With improvements having been achieved from a best-practices approach, location strategy and access to F&A tools, clients are now indicating that cost savings and existing productivity gains are very nice and well, but there is a deep desire for delivering on business outcomes.

Providers as Capacity Catalysts

Organizations are asking providers “what have you done for me lately?’ and are eyeing the ability to add capacity to their business in four strategic ways:

Actionable Intelligence: Some companies, for instance, want to tap into business insights to improve the customer experience, better their market performance or quickly respond to industry trends. There is little doubt, in our experience, that 2017 will see an increase in the application of analytics. Continue reading

BPaaS: Follow the Yellow Brick Road

In order to arrive at the ultimate destination of Business Process as a Service (BPaaS) “plug and play” success (“The Emerald City”), it requires an understanding of the journey (“The Yellow Brick Road”) and its potential dangers (“Lions and tigers and bears—oh my!”).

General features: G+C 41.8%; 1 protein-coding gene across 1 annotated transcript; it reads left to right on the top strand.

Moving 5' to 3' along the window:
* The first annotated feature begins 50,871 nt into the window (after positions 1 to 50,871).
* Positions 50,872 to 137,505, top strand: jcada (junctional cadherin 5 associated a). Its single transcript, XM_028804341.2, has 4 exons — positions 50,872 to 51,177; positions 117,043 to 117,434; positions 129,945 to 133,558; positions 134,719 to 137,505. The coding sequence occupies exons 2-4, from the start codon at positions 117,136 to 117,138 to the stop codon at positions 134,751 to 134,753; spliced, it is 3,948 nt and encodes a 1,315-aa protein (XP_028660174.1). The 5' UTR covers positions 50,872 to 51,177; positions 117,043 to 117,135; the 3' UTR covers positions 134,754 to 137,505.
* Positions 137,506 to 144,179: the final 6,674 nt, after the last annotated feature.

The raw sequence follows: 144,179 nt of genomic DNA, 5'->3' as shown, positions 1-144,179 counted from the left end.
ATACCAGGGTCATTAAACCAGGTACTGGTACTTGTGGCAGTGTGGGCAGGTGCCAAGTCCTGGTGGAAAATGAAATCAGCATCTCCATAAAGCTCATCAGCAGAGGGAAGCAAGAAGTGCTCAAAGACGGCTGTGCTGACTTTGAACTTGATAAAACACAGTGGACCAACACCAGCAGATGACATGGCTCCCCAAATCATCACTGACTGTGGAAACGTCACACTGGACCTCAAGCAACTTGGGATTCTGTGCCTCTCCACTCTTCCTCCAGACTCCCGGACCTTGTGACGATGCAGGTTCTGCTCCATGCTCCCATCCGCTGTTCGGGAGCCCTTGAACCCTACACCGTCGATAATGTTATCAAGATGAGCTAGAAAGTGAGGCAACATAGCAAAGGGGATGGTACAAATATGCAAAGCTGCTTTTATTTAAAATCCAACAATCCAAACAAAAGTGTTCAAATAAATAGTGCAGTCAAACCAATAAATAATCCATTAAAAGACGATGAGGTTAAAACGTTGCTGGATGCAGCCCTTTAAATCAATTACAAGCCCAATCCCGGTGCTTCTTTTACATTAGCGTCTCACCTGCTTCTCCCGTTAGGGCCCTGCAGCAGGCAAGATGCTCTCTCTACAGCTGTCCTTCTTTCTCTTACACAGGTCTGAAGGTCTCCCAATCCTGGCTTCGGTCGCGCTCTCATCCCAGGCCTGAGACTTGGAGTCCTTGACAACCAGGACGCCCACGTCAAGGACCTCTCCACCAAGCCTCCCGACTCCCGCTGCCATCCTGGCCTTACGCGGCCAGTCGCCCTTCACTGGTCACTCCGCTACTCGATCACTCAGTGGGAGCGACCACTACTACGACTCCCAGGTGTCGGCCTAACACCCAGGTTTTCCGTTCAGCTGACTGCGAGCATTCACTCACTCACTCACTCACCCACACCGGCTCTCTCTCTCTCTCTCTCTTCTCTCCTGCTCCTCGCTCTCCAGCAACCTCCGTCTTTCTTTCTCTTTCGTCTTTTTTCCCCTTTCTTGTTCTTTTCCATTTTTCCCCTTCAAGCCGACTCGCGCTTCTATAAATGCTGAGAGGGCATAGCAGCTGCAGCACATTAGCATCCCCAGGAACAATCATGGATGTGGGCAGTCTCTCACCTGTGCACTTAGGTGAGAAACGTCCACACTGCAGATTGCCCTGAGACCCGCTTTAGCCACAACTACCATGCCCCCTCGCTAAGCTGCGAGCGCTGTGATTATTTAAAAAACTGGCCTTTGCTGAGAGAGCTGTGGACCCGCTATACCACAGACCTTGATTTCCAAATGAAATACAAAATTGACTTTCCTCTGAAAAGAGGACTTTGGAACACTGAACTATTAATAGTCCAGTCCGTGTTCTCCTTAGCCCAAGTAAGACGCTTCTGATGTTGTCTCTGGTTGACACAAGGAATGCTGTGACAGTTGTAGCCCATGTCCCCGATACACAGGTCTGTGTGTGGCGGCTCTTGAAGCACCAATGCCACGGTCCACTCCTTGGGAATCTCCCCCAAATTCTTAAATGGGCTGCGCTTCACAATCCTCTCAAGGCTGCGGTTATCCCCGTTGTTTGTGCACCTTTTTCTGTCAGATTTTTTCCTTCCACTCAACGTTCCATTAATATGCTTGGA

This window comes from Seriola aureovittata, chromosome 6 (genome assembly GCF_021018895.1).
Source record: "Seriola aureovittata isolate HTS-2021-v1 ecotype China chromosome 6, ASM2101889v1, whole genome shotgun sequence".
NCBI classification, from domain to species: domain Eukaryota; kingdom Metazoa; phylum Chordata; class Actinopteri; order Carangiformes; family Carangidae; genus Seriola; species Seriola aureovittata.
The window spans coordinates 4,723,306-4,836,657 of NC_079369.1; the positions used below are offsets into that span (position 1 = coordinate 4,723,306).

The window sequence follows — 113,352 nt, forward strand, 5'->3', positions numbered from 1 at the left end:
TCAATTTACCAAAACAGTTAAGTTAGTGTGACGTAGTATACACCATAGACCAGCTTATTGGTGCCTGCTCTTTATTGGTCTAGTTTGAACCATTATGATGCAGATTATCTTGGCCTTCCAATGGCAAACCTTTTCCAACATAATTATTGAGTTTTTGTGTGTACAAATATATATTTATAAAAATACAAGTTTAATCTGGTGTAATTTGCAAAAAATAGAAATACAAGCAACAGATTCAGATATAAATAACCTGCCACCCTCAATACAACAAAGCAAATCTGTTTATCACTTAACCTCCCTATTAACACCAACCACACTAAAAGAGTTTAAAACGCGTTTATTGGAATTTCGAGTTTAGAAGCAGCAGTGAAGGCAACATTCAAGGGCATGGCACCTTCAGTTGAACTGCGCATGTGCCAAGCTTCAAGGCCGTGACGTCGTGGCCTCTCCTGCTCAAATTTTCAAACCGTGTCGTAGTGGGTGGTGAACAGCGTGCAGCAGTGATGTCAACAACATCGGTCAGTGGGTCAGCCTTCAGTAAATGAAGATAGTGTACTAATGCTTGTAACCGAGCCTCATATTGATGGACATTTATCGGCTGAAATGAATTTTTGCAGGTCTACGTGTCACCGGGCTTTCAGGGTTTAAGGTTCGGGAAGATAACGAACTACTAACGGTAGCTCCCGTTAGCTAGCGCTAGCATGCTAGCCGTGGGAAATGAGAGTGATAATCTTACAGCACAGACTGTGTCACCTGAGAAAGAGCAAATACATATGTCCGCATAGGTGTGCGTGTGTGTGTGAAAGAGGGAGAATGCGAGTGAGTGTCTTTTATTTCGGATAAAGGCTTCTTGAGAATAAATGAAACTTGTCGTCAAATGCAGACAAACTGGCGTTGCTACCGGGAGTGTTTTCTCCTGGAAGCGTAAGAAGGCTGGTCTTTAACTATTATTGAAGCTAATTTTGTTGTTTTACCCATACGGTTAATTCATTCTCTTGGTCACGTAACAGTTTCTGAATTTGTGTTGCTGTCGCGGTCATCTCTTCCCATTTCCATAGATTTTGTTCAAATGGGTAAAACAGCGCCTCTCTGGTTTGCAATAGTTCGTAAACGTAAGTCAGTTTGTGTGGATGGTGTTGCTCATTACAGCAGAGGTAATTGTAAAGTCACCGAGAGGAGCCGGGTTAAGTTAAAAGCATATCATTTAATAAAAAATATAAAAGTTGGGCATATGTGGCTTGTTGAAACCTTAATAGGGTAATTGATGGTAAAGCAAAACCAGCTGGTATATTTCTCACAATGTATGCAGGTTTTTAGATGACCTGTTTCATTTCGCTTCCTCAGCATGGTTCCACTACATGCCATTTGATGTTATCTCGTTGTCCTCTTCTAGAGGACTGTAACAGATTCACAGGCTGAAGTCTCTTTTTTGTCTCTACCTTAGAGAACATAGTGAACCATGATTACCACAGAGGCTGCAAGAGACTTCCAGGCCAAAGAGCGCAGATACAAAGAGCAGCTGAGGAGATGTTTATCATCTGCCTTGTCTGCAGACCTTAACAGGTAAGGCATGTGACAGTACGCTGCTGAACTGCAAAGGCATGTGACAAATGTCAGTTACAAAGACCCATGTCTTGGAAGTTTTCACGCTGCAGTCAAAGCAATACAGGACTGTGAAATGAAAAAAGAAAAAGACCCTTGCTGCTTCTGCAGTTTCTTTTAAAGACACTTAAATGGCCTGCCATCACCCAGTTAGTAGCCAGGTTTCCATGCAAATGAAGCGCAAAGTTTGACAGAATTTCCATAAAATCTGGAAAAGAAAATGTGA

Despite all the drum-banging around digital transformation, recent survey results of business process buyers and providers indicate that most are not ready to embrace the magnitude of the change required to achieve the next level of “plug and play” services.

“I could think of things I never thunk before. 
 And then, I’d sit and think some more.” The Scarecrow

Technology is hyper-dynamic. Almost everything that makes your life easier and more convenient is digital. Less than 20 years ago a cellphone was the size and weight of a brick, certainly not “smart” and out of reach financially for most people. Now we can chat with friends using voice commands, ask Siri or Cortana to look up bits of information we’ve forgotten or even watch movies or listen to podcasts as we sit patiently in airport waiting areas.